Everything we experience comes to us through our five senses—sight, hearing, touch, smell and taste. While our senses are truly amazing, most of what goes on around us occurs unnoticed. Since we can only see a small range of the electromagnetic spectrum as visible light, we can be in the vicinity of a radio-transmitting tower radiating 50,000 watts of power and be totally unaware of its presence. The fluttering of a hummingbird wing and changes in mountain ranges are undetectable to the average human. Extreme distances, both short and long, are equally elusive. We can see the dot above an "i", but cannot see a grain of pollen. At the other outer limits of length, we can only imagine what a light year is.
Scientific research includes the study of subatomic particles as well as the mind-boggling distances that exist between the earth and neighboring stars and nebulae. This great breadth of investigation involves extending our senses and developing new ways of "seeing".
Scientific instruments that enable us to overcome our sensory limitations have been, and continue to be, essential to the progress of science. The microscope and the telescope provide mankind with windows to two previously unseen worlds. The stroboscope has enabled us to "freeze" motion. X-rays have provided a non-invasive way of probing the body. Radio telescopes enable us to extend our grasp to the far reaches of space. Cloud and bubble chambers allow us to study events occurring on the subatomic scale.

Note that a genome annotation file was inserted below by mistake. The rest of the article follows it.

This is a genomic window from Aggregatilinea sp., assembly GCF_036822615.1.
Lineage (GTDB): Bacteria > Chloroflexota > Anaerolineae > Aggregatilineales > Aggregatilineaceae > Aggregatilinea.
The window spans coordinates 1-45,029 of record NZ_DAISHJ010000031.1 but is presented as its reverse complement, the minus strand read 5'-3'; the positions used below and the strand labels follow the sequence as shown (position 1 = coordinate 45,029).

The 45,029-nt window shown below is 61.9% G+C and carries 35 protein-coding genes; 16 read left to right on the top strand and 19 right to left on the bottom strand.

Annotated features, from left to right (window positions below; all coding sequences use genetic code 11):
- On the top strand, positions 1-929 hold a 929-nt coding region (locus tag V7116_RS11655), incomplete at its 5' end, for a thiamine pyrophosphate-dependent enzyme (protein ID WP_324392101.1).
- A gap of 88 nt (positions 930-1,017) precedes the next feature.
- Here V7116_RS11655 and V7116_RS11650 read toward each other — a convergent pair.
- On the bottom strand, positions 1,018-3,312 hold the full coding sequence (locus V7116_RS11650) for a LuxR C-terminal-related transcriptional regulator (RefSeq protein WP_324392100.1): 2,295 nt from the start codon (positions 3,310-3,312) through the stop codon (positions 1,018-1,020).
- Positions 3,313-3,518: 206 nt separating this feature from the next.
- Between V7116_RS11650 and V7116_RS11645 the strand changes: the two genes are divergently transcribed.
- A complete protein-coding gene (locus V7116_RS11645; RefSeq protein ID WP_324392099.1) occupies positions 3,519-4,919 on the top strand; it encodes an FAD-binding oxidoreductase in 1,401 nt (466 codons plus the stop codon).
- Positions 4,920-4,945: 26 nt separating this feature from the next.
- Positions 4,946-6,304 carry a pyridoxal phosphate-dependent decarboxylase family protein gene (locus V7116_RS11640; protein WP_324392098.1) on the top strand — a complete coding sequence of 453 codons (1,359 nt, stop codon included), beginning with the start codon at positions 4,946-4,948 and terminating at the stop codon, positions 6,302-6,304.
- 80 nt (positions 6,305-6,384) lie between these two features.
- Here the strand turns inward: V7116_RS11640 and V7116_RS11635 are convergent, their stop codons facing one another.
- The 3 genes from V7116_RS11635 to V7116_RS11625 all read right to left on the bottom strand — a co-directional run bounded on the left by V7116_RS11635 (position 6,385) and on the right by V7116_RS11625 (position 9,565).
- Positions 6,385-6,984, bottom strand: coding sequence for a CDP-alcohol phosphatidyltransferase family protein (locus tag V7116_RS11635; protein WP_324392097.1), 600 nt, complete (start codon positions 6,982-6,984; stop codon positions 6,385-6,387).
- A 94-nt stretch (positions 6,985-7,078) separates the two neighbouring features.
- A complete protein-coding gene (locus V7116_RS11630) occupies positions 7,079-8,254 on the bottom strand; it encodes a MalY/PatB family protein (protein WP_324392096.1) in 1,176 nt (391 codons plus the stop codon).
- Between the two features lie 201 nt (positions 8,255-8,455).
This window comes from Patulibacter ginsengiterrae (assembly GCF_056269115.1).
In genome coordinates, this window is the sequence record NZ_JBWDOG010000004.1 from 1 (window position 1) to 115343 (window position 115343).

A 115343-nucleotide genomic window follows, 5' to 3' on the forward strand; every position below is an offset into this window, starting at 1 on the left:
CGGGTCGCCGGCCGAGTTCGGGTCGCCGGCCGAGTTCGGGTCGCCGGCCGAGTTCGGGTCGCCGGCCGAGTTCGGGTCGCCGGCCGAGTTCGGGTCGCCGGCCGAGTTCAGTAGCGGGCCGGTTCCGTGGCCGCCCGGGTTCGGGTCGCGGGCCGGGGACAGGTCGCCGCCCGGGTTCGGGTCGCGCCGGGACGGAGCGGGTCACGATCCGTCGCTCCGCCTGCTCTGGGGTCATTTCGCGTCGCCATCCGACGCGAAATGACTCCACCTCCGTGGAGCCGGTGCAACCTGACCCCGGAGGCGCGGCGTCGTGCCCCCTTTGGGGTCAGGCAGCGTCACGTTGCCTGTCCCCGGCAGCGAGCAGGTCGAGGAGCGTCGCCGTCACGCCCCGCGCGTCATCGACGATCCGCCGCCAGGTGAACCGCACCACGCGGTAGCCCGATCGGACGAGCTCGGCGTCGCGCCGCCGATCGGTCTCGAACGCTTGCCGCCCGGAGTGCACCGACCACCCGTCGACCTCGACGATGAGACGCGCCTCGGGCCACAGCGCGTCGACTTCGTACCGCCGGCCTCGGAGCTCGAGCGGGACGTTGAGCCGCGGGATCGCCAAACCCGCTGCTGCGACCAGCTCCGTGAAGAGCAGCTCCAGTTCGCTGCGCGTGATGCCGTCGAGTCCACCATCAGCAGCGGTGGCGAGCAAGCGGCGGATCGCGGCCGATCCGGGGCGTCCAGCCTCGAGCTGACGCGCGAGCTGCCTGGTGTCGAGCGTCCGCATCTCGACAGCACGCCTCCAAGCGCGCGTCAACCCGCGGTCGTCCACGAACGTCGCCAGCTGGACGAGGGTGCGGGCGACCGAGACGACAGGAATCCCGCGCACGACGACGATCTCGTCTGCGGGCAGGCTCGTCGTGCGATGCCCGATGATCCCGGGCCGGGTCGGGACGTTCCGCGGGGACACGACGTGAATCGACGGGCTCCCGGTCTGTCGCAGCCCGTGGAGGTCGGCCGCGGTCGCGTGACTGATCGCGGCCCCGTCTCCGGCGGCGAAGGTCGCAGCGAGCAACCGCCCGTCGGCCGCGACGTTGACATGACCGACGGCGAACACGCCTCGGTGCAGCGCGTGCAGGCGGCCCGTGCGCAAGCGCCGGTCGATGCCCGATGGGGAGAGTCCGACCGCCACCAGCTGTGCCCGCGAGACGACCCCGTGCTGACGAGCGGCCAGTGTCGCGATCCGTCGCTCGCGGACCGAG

In a similar way, the following experiments will allow your students to extend their senses and make measurements they never dreamed possible. They will determine the size of a molecule, time events that occur in an instant, and measure dimensions on an astronomical scale. In the process, they will learn how scientists make observations and measurements in the invisible world.